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It's important to secure the ends of a sewn seam, so your piece doesn't fall apart.

Sewn seams

In the case of a sewn seam, it's best to backstitch at the ends. On your machine, there should be a lever or button you can operate that will cause the machine to feed your cloth backwards temporarily.

Make the seam by putting the cloth under the foot, with the edge at the back of the foot - this should give you enough cloth to let you sew about nine or ten stitches backwards to the end, before releasing the backwards-feed and sewing normally until you reach the other end, when you engage backwards feed again for nine or ten stitches.

Simply trim the ends of the threads - the sewing will be close enough to the backwards sewing that it won't work loose (and if it's zig-zag, it'll most likely cross over itself to make an outright knot). You can use a needle to pull the ends of the thread through to the same side and reef knot them if you're paranoid.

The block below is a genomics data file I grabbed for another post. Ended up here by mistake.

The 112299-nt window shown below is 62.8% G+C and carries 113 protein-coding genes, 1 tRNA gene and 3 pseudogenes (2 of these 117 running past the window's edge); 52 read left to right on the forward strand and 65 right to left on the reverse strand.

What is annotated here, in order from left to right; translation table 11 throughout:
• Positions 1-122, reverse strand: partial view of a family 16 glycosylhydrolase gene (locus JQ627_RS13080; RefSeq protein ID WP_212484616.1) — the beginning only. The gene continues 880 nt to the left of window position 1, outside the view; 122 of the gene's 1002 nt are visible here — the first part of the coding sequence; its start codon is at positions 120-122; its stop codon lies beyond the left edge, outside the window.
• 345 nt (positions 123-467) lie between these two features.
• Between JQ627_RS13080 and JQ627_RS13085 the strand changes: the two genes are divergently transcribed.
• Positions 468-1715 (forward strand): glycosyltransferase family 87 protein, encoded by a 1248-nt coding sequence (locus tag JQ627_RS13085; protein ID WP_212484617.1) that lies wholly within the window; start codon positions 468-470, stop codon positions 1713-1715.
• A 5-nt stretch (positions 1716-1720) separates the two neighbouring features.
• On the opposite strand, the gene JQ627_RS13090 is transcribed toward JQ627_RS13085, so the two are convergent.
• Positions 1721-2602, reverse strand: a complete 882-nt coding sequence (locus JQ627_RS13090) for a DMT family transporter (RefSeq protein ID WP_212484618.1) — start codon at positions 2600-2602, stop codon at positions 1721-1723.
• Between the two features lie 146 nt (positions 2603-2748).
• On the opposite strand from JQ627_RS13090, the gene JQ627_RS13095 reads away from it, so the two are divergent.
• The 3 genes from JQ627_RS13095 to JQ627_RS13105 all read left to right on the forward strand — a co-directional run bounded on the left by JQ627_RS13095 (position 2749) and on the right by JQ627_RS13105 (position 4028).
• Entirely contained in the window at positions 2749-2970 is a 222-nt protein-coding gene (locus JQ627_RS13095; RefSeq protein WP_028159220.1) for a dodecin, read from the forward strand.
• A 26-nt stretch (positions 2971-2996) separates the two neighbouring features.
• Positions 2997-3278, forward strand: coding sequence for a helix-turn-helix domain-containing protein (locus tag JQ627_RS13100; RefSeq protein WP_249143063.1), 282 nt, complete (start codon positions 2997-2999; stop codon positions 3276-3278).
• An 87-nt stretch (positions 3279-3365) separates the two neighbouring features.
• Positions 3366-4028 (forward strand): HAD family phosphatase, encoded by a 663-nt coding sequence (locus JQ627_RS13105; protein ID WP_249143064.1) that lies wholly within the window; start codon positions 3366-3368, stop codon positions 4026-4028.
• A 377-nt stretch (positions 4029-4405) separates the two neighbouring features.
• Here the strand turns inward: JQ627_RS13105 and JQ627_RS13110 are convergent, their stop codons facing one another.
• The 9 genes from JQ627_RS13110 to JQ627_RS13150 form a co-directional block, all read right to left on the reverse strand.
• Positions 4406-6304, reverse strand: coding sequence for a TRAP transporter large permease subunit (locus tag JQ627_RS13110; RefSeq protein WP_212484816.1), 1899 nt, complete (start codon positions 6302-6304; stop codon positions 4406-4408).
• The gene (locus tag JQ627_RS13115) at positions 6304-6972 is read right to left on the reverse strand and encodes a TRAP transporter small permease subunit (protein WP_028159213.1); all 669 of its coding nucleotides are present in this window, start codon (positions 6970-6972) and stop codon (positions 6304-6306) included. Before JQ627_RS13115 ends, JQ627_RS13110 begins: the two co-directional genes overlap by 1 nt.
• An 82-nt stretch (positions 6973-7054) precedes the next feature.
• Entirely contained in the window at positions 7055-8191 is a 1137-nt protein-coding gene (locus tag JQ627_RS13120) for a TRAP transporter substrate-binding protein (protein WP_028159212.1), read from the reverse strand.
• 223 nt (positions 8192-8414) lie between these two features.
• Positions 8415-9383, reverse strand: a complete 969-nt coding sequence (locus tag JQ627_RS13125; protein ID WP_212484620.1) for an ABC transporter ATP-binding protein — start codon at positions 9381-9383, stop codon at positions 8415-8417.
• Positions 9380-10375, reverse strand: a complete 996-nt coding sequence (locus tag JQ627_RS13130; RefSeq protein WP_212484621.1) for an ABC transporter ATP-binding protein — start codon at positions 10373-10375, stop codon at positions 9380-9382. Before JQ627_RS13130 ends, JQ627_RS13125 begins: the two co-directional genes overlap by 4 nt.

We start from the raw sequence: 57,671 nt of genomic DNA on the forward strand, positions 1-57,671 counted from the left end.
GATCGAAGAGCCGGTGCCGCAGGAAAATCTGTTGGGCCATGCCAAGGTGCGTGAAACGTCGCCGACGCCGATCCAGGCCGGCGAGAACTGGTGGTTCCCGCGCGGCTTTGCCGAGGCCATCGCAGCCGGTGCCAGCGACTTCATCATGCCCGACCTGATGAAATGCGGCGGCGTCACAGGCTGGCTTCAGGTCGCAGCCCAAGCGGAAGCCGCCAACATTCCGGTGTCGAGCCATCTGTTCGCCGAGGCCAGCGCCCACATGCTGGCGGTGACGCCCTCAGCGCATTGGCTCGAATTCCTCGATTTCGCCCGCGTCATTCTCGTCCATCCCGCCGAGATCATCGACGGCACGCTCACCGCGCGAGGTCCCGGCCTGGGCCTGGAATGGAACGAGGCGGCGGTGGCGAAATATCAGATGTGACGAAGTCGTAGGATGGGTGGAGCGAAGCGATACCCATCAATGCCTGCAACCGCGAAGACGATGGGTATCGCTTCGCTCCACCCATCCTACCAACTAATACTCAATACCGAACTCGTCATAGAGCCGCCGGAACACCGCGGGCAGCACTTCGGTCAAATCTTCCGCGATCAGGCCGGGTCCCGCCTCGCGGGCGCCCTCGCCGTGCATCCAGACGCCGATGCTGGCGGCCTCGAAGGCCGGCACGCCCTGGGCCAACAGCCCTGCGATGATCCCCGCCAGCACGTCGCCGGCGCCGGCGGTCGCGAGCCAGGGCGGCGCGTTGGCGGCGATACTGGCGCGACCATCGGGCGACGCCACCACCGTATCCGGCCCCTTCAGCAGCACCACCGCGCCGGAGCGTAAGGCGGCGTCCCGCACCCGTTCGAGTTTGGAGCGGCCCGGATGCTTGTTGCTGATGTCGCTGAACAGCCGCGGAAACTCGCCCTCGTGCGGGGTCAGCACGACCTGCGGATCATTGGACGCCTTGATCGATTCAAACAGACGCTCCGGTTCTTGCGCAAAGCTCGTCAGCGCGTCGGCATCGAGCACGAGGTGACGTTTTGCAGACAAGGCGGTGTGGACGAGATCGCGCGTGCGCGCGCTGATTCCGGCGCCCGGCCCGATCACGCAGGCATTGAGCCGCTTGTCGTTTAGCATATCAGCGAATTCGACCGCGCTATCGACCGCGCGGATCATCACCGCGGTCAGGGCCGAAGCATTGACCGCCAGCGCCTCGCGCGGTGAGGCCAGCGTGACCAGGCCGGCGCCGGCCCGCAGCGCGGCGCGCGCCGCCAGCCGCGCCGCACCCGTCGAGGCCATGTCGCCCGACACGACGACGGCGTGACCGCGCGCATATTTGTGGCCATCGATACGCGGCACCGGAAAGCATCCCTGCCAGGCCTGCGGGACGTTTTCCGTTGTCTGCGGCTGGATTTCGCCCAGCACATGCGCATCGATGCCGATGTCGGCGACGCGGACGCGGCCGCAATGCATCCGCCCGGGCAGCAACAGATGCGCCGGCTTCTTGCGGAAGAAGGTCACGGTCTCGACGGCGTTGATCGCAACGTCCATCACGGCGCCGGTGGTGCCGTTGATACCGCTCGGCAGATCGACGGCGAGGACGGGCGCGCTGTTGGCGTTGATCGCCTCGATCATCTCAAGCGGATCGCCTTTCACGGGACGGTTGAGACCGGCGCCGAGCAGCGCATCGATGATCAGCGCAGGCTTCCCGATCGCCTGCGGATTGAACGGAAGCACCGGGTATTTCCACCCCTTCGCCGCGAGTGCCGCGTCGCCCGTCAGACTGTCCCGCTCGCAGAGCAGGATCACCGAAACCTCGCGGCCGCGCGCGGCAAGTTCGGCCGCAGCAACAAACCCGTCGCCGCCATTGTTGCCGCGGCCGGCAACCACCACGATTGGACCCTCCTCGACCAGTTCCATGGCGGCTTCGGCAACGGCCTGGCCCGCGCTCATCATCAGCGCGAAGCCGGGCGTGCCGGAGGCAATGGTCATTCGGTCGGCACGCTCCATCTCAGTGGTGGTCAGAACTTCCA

This backstitching will make the ends of the seam stronger than they would otherwise be, as well as securing the thread ends.

Serged seams

You shouldn't have to secure a serged seam in principle - your tension should exactly match the stretch of your fabric, so when the cloth is fully stretched, the threads should just be taut.

Myself, I find this is tricky to arrange, so I tend always to tie a simple overhand knot in the chains, using a needle through the loop's knot held against the seam so that while I'm pulling the chain's end, the knot tightens right against the seam. You can get special glue for this as well.

Serged corners and curves

For sharp corners and curves, although pinning is a must, you shouldn't let pins go through the serger. I've found it helped to pull the edge into the path of the serger's needles by pushing a threaded needle through both top and bottom piece of fabric, and pulling both ends of the thread. Once the point has gone through the serger, you can easily draw the pulling thread out.

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